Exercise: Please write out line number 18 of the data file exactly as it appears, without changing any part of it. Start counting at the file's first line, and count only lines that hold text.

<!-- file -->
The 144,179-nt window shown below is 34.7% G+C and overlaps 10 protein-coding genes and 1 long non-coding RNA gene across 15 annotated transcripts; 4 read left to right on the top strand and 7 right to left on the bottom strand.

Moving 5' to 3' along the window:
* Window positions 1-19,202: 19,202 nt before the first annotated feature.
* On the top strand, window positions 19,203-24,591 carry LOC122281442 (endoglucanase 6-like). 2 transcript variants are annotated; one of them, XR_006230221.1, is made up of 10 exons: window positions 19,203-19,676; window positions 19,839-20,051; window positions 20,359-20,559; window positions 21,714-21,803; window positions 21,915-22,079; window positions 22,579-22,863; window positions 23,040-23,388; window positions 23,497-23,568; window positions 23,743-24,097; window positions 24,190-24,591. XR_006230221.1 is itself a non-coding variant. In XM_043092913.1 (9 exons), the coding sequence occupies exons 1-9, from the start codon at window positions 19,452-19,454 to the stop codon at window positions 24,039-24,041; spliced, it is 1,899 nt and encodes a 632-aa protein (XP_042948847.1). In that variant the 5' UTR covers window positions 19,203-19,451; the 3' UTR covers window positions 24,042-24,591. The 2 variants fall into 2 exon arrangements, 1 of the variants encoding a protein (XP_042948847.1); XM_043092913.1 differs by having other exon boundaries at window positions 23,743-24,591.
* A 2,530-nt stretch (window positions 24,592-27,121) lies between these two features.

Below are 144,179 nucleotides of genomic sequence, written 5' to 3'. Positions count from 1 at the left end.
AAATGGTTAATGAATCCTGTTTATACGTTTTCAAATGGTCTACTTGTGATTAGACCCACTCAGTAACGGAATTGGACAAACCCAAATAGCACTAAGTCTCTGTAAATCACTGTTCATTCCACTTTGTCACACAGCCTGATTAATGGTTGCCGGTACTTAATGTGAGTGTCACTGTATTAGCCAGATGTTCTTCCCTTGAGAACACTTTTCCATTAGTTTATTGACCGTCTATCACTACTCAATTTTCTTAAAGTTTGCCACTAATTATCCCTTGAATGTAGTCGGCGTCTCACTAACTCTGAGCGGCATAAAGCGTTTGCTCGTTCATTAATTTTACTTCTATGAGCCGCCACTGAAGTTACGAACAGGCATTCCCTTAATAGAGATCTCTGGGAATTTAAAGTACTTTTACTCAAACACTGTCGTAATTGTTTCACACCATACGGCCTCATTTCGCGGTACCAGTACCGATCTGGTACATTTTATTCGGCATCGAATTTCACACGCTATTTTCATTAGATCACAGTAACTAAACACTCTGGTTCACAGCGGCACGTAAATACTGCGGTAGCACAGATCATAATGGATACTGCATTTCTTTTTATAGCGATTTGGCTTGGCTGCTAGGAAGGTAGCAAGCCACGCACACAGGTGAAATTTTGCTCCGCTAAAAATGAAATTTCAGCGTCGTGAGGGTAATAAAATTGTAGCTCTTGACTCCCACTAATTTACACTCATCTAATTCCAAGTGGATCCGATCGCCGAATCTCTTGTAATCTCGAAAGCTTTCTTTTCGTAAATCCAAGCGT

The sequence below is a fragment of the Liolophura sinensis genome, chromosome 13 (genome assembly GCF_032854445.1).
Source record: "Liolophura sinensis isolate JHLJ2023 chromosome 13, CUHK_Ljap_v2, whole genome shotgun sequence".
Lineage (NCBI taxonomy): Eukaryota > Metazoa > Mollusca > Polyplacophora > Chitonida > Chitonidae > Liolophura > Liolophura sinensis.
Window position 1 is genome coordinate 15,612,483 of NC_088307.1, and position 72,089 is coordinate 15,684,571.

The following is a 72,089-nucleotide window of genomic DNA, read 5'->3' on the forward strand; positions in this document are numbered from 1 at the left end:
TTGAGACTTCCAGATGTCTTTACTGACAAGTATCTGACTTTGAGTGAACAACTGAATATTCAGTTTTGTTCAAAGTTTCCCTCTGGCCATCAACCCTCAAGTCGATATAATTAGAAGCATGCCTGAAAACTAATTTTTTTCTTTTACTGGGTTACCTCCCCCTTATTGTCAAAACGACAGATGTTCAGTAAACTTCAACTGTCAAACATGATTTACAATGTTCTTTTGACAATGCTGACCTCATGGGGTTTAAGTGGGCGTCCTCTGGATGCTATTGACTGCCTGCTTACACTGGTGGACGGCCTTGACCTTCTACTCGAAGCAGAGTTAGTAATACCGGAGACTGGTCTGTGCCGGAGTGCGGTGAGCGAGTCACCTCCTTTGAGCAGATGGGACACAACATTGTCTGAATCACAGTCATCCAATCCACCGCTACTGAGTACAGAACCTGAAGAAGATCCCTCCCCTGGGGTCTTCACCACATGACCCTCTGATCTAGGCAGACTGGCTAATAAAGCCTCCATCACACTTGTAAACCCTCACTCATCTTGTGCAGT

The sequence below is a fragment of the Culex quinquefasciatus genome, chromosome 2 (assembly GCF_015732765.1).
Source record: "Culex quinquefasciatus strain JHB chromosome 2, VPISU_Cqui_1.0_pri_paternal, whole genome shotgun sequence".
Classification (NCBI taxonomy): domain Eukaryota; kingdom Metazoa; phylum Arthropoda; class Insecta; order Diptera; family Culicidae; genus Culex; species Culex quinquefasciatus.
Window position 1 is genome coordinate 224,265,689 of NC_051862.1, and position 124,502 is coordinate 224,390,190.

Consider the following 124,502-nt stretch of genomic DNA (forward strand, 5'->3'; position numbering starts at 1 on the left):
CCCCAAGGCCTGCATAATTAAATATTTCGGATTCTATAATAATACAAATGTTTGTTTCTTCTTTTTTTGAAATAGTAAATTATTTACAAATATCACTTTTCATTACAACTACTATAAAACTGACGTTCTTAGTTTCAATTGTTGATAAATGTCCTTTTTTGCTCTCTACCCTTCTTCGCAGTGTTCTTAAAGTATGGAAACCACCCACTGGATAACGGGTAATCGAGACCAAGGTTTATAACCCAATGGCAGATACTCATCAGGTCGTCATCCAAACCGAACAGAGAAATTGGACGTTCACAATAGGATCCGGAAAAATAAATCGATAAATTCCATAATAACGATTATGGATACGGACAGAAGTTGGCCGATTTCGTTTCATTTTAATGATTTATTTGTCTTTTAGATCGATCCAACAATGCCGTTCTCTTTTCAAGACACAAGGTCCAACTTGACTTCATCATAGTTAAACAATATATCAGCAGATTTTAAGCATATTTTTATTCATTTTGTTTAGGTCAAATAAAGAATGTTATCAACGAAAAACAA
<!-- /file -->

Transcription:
Consider the following 124,502-nt stretch of genomic DNA (forward strand, 5'->3'; position numbering starts at 1 on the left):